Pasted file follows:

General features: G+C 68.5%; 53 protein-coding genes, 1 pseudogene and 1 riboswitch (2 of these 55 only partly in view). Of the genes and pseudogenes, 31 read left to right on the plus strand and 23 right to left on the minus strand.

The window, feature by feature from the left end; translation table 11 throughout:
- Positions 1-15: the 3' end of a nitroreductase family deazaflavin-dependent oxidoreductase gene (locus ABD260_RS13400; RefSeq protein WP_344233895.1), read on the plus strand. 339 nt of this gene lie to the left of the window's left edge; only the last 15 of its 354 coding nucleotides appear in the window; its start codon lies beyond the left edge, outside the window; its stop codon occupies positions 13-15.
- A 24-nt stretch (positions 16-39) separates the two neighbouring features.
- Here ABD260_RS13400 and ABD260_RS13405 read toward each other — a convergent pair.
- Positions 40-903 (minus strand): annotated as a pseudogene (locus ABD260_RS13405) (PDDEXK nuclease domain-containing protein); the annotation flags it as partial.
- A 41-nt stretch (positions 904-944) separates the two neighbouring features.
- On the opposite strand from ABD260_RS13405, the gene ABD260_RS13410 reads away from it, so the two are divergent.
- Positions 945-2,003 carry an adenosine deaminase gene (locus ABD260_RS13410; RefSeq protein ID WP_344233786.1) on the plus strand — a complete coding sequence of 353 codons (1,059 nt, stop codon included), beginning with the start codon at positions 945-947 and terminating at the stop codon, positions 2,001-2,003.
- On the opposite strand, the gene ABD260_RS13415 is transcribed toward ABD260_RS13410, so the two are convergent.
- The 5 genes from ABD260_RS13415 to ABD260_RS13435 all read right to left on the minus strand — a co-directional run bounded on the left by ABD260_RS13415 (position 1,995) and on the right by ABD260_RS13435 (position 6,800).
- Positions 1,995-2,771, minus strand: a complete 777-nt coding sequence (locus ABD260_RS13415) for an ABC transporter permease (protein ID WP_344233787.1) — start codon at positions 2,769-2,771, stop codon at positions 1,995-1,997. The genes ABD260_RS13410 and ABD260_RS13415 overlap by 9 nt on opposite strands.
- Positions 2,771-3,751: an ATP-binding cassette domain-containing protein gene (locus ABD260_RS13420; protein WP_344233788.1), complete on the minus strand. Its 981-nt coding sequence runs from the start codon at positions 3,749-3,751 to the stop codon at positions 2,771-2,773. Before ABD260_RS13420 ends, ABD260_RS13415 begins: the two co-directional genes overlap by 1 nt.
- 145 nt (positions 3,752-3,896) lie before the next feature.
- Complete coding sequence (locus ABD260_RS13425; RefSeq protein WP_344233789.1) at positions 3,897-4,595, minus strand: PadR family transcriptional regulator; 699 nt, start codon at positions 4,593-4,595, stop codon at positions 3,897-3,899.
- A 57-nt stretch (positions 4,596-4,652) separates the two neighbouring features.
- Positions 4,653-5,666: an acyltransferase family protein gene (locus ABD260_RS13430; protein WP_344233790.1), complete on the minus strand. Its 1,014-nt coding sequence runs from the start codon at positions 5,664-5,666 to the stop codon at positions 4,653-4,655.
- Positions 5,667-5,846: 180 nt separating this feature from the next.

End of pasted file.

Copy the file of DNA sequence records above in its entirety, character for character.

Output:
General features: G+C 68.5%; 53 protein-coding genes, 1 pseudogene and 1 riboswitch (2 of these 55 only partly in view). Of the genes and pseudogenes, 31 read left to right on the plus strand and 23 right to left on the minus strand.

The window, feature by feature from the left end; translation table 11 throughout:
- Positions 1-15: the 3' end of a nitroreductase family deazaflavin-dependent oxidoreductase gene (locus ABD260_RS13400; RefSeq protein WP_344233895.1), read on the plus strand. 339 nt of this gene lie to the left of the window's left edge; only the last 15 of its 354 coding nucleotides appear in the window; its start codon lies beyond the left edge, outside the window; its stop codon occupies positions 13-15.
- A 24-nt stretch (positions 16-39) separates the two neighbouring features.
- Here ABD260_RS13400 and ABD260_RS13405 read toward each other — a convergent pair.
- Positions 40-903 (minus strand): annotated as a pseudogene (locus ABD260_RS13405) (PDDEXK nuclease domain-containing protein); the annotation flags it as partial.
- A 41-nt stretch (positions 904-944) separates the two neighbouring features.
- On the opposite strand from ABD260_RS13405, the gene ABD260_RS13410 reads away from it, so the two are divergent.
- Positions 945-2,003 carry an adenosine deaminase gene (locus ABD260_RS13410; RefSeq protein ID WP_344233786.1) on the plus strand — a complete coding sequence of 353 codons (1,059 nt, stop codon included), beginning with the start codon at positions 945-947 and terminating at the stop codon, positions 2,001-2,003.
- On the opposite strand, the gene ABD260_RS13415 is transcribed toward ABD260_RS13410, so the two are convergent.
- The 5 genes from ABD260_RS13415 to ABD260_RS13435 all read right to left on the minus strand — a co-directional run bounded on the left by ABD260_RS13415 (position 1,995) and on the right by ABD260_RS13435 (position 6,800).
- Positions 1,995-2,771, minus strand: a complete 777-nt coding sequence (locus ABD260_RS13415) for an ABC transporter permease (protein ID WP_344233787.1) — start codon at positions 2,769-2,771, stop codon at positions 1,995-1,997. The genes ABD260_RS13410 and ABD260_RS13415 overlap by 9 nt on opposite strands.
- Positions 2,771-3,751: an ATP-binding cassette domain-containing protein gene (locus ABD260_RS13420; protein WP_344233788.1), complete on the minus strand. Its 981-nt coding sequence runs from the start codon at positions 3,749-3,751 to the stop codon at positions 2,771-2,773. Before ABD260_RS13420 ends, ABD260_RS13415 begins: the two co-directional genes overlap by 1 nt.
- 145 nt (positions 3,752-3,896) lie before the next feature.
- Complete coding sequence (locus ABD260_RS13425; RefSeq protein WP_344233789.1) at positions 3,897-4,595, minus strand: PadR family transcriptional regulator; 699 nt, start codon at positions 4,593-4,595, stop codon at positions 3,897-3,899.
- A 57-nt stretch (positions 4,596-4,652) separates the two neighbouring features.
- Positions 4,653-5,666: an acyltransferase family protein gene (locus ABD260_RS13430; protein WP_344233790.1), complete on the minus strand. Its 1,014-nt coding sequence runs from the start codon at positions 5,664-5,666 to the stop codon at positions 4,653-4,655.
- Positions 5,667-5,846: 180 nt separating this feature from the next.